It has been suggested that, in certain areas of care, the diabetes care offered to an older person with diabetes is no different from that offered to any other person with diabetes (Kirkland, 2001) and – quite rightly – that this leaves many specific needs unmet. The situation is likely to worsen with the estimated prevalence of diabetes set to rise considerably over the coming years, and an increase in the ageing population.
Meneilly and Tessier (1995) point out that as many as 20% of those over 65 years of age have diabetes. With an increasing number of people with type 2 diabetes being transferred to insulin, it would be naïve to ignore the fact that this may cause a significant problem in the future. Although these people can manage their sometimes ‘not so simple’ insulin regimens at present, there are no guarantees that they will be able to cope with them as they get older.
An ageing population
Population increases in the UK have not occurred at all ages: however, the proportion of the population aged over 65 years has increased from 13 % in mid-1971 to 16 % in mid-2003 (Office of National Statistics, 2004). The Government suggests that continued population ageing is inevitable during the first half of this century, mainly because of the large numbers of people born after the Second World War.
In Stockport alone, 15 % of our population is over the age of 65; thus, if the figure of 20% diabetes prevalence in this age group is correct, we have a potential ageing population with diabetes of 9200 people – a formidable number! Of course, not all of these are taking insulin for their diabetes, but approximately 50% of people with type 2 diabetes will be transferred to insulin at some stage in their lives, in order to improve metabolic control, reduce the risks of disability and mortality, slow down the progression of existing complications and – let us not forget – improve statistics for the General Medical Services contract!
Push to improve control of diabetes
Hendra and Sinclair (1997) found that type 2 diabetes was indeed often under-treated and under-managed, leading to a disproportionate amount of morbidity, disability and mortality in older people (Sinclair and Barnett, 1993). More recently, there has been a definite push to reduce disability and morbidity and improve metabolic control in all age groups, which has inevitably resulted in more people transferring to insulin therapy. At present, the number of people requiring help with insulin injections is relatively small; however, these figures are bound to rise as more older people with type 2 diabetes are transferred to insulin. This could pose a significant problem for already overstretched community nurses, who may find an indicative increase in the number of insulin-treated patients requiring help with injections on their caseloads.
Yet anyone who has experience of district nursing knows that it is not always simply a case of a few minutes to give the insulin injection. An older person who needs help with injections will inevitably require help with blood glucose testing, quality controlling their reflectance meters, assistance with other medication, etc. In addition, before leaving an elderly patient at home alone after an insulin injection, district nurses need to ensure that the person will be eating sufficient carbohydrate to balance the insulin just administered. So, what would initially appear to be a relatively short visit could take up to three- quarters of an hour or more.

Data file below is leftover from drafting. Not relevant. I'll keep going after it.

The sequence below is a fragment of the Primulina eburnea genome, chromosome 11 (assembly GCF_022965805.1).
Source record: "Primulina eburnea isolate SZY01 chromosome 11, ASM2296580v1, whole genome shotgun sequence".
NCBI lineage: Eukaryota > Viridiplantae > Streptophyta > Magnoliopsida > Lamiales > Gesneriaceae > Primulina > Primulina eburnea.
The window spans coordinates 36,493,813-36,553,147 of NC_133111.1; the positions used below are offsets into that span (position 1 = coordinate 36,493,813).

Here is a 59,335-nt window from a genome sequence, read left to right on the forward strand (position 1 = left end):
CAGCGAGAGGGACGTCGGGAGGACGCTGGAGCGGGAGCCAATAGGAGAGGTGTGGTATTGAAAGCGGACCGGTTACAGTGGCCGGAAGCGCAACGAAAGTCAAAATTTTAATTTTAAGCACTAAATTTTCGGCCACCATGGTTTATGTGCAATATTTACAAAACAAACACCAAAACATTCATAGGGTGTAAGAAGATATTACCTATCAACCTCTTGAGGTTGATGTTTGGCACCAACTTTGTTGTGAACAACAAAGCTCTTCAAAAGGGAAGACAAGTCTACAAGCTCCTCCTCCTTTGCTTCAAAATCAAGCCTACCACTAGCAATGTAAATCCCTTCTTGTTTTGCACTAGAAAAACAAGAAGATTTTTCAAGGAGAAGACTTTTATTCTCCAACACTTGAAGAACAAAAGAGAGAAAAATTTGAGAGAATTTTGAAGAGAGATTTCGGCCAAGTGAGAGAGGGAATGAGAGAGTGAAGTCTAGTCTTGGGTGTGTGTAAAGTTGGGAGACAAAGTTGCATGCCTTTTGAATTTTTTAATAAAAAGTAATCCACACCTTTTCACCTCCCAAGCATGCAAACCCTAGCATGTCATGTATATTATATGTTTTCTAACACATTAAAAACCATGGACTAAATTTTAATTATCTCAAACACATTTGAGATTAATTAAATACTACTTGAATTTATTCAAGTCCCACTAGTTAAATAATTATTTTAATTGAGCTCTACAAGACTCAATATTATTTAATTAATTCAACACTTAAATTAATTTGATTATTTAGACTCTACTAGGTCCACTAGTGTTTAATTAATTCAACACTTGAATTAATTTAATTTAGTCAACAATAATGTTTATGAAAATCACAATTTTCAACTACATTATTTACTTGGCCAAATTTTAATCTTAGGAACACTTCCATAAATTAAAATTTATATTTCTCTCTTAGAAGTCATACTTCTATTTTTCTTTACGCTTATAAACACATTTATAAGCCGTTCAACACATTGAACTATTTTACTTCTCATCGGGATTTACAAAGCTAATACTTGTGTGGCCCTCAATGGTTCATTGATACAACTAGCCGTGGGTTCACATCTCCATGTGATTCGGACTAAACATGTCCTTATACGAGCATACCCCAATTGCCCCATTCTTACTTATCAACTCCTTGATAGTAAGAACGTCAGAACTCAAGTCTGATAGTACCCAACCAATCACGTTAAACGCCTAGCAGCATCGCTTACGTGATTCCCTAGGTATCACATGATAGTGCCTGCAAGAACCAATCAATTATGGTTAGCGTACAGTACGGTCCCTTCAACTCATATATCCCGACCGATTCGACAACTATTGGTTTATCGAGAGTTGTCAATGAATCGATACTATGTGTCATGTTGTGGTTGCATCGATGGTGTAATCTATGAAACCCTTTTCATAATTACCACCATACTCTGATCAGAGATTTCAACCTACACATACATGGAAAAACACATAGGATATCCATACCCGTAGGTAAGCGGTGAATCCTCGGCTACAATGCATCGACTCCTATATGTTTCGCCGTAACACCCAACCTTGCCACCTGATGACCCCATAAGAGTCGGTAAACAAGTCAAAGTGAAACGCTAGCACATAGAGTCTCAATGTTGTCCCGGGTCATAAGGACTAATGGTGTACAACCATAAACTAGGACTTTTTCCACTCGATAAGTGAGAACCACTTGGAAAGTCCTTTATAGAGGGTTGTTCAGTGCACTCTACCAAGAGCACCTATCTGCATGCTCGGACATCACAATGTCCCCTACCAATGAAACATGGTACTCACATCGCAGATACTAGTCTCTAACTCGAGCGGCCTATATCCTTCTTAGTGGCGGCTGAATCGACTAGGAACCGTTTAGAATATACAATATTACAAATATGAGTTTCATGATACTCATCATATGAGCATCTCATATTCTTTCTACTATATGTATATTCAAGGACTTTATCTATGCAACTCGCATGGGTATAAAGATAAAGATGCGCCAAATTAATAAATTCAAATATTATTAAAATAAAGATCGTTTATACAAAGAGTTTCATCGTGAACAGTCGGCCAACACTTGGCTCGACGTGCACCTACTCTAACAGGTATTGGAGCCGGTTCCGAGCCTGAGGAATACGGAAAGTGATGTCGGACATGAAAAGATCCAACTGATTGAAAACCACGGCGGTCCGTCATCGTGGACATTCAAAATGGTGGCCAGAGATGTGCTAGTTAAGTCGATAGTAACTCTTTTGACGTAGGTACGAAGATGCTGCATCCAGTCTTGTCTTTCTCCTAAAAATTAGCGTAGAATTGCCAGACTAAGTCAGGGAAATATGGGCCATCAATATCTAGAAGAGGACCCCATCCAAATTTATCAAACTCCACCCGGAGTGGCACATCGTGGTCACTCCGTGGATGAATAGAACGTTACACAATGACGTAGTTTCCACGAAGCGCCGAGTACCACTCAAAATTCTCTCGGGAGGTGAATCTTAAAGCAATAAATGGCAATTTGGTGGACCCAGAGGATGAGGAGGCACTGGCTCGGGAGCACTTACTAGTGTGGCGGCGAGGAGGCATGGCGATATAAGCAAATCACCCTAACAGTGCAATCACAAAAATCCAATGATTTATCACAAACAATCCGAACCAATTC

I am sure many of us have agonised over whether to transfer a person in their 80s to insulin therapy, but often there is no other choice. Given the incredibly complex problems that many old people have – polypharmacy, multiple pathology, depression, living alone, poverty, to name but a few – this is not a decision to be taken lightly.
The National Service Framework for Older People (Department of Health, 2001) states that health and social care services should treat older people as individuals and enable them to make choices about their own care, and that this should be done by, among other things, an ‘integrated provision of services’. However, it is difficult to see how this can be achieved in the present climate of underfunding and stretched existing resources. So, what does the future hold for the senior members of society who require insulin and help from professionals to administer this? It is difficult to say.
Many trusts have grossly overspent. The National Audit Office reported that, in 2002–2003, 51 organisations were £45 million in debt, mainly due to the cost of negligence claims, which amounted to £446 million. In the same year, three primary care trusts and seven NHS trusts reported in-year deficits of more than £5 million. In 2003, the Shadow Secretary for Health, Dr Liam Fox, is reported to have said that the situation had markedly deteriorated in the last year (BBC, 2003). No surprises there!
It seems unlikely then that there will be any money forthcoming to improve the plight of older people with diabetes who cannot manage the complexities of their treatments in the future. Forbes et al (2002) reported on the challenges in developing and evaluating healthcare inter- ventions for older people with diabetes, and highlighted how little is known about this patient group. Perhaps we need to get the measure of our older population with diabetes now, and to work out the best way to provide effective care for them, not just at the present time but also in the future, before the situation becomes too overwhelming to cope with.
Comment on a notable recent paper. Trends in the incidence of hospitalisation for diabetic foot disease.
10 Mar 2023